Ultrasound is routinely used for the screening and monitoring of aortic diameter, and a limited ultrasound scan can reliably record the presence of an AAA.

Approximately 90-95 % of abdominal aortic aneurysms (AAA) are confined to the infrarenal aorta. The risk of rupture within 5 years is 25 % at 5 cm diameter. AAA smaller than 5 cm have a 3 % risk of rupture over 10 years. In the acute setting an AAA is defined as a transverse aortic diameter greater than 3 cm.

The role of ultrasound is to detect an enlarged abdominal aorta at the earliest clinical opportunity. If a normal aorta is clearly seen along its full extent then an aortic aneurysm can be excluded [1].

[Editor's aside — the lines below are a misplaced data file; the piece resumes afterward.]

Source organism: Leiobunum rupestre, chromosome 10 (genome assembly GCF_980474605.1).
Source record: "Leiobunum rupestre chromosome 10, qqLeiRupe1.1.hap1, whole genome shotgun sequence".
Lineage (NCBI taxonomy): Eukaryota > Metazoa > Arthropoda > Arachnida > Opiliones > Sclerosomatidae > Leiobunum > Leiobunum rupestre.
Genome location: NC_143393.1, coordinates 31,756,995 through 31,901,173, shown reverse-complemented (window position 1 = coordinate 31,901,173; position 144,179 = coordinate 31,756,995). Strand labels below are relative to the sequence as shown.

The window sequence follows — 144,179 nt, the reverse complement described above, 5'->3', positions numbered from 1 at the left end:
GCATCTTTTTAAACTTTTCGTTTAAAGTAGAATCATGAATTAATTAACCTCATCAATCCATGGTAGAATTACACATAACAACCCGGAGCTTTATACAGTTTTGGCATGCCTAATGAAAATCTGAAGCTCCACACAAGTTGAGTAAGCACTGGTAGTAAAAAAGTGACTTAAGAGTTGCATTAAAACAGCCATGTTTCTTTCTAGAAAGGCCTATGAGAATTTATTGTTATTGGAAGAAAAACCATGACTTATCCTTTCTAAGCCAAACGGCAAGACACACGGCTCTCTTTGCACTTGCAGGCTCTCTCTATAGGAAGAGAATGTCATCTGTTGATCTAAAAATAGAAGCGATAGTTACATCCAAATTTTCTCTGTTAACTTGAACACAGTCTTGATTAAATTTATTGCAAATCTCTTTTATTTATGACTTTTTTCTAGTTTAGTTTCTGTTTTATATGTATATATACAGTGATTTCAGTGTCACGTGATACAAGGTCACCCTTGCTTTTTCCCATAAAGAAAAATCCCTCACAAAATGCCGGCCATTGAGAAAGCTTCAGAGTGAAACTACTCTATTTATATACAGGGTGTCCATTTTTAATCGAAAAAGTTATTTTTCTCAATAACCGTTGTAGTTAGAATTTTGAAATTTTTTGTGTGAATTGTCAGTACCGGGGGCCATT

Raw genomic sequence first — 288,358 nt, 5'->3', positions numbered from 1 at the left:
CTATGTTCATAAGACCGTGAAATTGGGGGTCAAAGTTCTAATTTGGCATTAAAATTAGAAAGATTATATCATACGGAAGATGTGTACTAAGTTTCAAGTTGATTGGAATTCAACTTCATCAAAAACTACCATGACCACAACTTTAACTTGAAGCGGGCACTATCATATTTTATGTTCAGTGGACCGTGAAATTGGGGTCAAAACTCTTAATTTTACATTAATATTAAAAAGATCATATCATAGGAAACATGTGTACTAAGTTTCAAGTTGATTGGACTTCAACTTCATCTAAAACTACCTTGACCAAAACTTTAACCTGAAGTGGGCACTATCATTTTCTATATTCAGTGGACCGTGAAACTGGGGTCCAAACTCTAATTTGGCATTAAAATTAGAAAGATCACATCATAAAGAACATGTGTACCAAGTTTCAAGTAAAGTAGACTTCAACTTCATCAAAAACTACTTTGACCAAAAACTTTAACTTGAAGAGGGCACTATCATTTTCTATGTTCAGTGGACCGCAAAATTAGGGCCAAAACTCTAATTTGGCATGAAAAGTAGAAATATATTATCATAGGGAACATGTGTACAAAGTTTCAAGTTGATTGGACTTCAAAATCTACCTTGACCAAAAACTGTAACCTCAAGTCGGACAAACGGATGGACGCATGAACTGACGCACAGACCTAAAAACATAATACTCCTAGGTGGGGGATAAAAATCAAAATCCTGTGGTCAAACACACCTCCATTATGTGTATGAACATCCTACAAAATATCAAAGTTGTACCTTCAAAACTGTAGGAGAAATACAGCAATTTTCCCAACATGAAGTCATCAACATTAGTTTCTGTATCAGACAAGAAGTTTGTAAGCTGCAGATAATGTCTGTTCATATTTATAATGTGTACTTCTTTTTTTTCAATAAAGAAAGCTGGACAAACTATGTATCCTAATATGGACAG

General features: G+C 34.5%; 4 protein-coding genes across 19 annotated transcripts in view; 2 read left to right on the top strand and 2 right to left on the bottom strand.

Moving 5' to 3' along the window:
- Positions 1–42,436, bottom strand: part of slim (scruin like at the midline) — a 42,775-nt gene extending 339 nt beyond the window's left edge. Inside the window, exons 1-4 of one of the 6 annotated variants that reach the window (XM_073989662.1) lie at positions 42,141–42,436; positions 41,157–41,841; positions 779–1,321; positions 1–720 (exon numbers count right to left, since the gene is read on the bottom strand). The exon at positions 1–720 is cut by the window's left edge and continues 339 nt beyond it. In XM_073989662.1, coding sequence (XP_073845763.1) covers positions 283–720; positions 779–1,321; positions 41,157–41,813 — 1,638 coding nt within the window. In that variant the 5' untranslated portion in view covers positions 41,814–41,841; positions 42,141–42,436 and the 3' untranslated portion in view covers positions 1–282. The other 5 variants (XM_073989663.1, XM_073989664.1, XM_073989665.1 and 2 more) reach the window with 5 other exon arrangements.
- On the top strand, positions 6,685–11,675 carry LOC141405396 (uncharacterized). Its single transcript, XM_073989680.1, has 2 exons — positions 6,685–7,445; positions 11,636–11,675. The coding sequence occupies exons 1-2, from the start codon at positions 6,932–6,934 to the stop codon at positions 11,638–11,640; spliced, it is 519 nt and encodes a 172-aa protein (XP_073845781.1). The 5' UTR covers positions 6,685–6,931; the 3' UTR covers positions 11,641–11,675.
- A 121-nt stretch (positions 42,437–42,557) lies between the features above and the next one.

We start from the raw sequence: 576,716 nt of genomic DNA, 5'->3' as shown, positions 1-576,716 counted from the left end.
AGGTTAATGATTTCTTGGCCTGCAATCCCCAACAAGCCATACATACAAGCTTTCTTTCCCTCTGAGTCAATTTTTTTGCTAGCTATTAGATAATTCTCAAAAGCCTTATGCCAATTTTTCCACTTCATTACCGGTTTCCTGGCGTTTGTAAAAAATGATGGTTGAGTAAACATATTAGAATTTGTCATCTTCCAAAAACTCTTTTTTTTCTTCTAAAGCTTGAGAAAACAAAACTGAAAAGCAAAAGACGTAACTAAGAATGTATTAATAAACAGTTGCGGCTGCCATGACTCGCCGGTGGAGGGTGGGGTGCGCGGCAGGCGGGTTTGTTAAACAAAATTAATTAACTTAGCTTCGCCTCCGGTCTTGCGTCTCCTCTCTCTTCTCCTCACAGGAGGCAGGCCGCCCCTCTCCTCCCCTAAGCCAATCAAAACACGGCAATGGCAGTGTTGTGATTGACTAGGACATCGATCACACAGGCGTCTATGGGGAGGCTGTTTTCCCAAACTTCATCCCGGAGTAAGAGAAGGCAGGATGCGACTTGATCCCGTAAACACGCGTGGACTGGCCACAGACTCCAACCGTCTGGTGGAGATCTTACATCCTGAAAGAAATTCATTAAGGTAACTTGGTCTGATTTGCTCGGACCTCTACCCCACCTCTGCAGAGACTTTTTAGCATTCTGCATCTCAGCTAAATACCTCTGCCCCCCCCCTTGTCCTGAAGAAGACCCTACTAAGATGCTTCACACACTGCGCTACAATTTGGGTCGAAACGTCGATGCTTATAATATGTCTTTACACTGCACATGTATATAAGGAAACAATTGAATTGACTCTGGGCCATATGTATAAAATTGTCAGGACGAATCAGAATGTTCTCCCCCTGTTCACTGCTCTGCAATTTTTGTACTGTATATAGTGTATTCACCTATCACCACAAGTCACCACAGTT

However, it must always be borne in mind that there are other, more rare aneurysms, e.g. splenic artery.

Learning bite

While AAA is the most common intra-abdominal aneurysm, the splenic artery may also become aneurysmal and may rupture.